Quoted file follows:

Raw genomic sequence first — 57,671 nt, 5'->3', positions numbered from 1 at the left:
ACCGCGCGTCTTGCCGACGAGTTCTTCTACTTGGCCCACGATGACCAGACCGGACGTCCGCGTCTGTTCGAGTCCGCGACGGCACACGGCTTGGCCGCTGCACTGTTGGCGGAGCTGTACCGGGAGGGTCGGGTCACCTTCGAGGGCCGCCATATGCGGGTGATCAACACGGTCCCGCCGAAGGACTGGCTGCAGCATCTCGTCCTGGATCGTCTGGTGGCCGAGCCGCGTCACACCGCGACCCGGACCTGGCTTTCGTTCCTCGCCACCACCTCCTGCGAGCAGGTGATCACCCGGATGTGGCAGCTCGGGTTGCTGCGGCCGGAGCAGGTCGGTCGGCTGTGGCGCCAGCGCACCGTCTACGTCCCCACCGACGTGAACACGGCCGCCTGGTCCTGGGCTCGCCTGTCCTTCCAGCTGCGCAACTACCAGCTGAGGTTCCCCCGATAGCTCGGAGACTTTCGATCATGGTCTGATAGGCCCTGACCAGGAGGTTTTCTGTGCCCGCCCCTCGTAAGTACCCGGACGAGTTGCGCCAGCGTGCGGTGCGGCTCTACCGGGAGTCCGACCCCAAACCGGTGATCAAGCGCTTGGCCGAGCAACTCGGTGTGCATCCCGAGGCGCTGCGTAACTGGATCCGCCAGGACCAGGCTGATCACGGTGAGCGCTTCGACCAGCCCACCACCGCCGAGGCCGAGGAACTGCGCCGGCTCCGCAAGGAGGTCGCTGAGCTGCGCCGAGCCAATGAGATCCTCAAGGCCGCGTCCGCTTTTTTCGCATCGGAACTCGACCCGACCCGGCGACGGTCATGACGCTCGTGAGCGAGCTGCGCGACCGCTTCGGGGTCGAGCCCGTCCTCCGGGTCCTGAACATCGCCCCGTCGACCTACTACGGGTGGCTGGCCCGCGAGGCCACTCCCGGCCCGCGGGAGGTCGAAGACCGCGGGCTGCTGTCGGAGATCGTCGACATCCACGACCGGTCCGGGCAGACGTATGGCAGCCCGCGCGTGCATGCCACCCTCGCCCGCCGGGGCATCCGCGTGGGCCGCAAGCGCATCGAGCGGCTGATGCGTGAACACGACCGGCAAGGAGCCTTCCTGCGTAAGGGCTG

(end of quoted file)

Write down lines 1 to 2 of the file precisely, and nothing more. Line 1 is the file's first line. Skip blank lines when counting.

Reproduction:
Raw genomic sequence first — 57,671 nt, 5'->3', positions numbered from 1 at the left:
ACCGCGCGTCTTGCCGACGAGTTCTTCTACTTGGCCCACGATGACCAGACCGGACGTCCGCGTCTGTTCGAGTCCGCGACGGCACACGGCTTGGCCGCTGCACTGTTGGCGGAGCTGTACCGGGAGGGTCGGGTCACCTTCGAGGGCCGCCATATGCGGGTGATCAACACGGTCCCGCCGAAGGACTGGCTGCAGCATCTCGTCCTGGATCGTCTGGTGGCCGAGCCGCGTCACACCGCGACCCGGACCTGGCTTTCGTTCCTCGCCACCACCTCCTGCGAGCAGGTGATCACCCGGATGTGGCAGCTCGGGTTGCTGCGGCCGGAGCAGGTCGGTCGGCTGTGGCGCCAGCGCACCGTCTACGTCCCCACCGACGTGAACACGGCCGCCTGGTCCTGGGCTCGCCTGTCCTTCCAGCTGCGCAACTACCAGCTGAGGTTCCCCCGATAGCTCGGAGACTTTCGATCATGGTCTGATAGGCCCTGACCAGGAGGTTTTCTGTGCCCGCCCCTCGTAAGTACCCGGACGAGTTGCGCCAGCGTGCGGTGCGGCTCTACCGGGAGTCCGACCCCAAACCGGTGATCAAGCGCTTGGCCGAGCAACTCGGTGTGCATCCCGAGGCGCTGCGTAACTGGATCCGCCAGGACCAGGCTGATCACGGTGAGCGCTTCGACCAGCCCACCACCGCCGAGGCCGAGGAACTGCGCCGGCTCCGCAAGGAGGTCGCTGAGCTGCGCCGAGCCAATGAGATCCTCAAGGCCGCGTCCGCTTTTTTCGCATCGGAACTCGACCCGACCCGGCGACGGTCATGACGCTCGTGAGCGAGCTGCGCGACCGCTTCGGGGTCGAGCCCGTCCTCCGGGTCCTGAACATCGCCCCGTCGACCTACTACGGGTGGCTGGCCCGCGAGGCCACTCCCGGCCCGCGGGAGGTCGAAGACCGCGGGCTGCTGTCGGAGATCGTCGACATCCACGACCGGTCCGGGCAGACGTATGGCAGCCCGCGCGTGCATGCCACCCTCGCCCGCCGGGGCATCCGCGTGGGCCGCAAGCGCATCGAGCGGCTGATGCGTGAACACGACCGGCAAGGAGCCTTCCTGCGTAAGGGCTG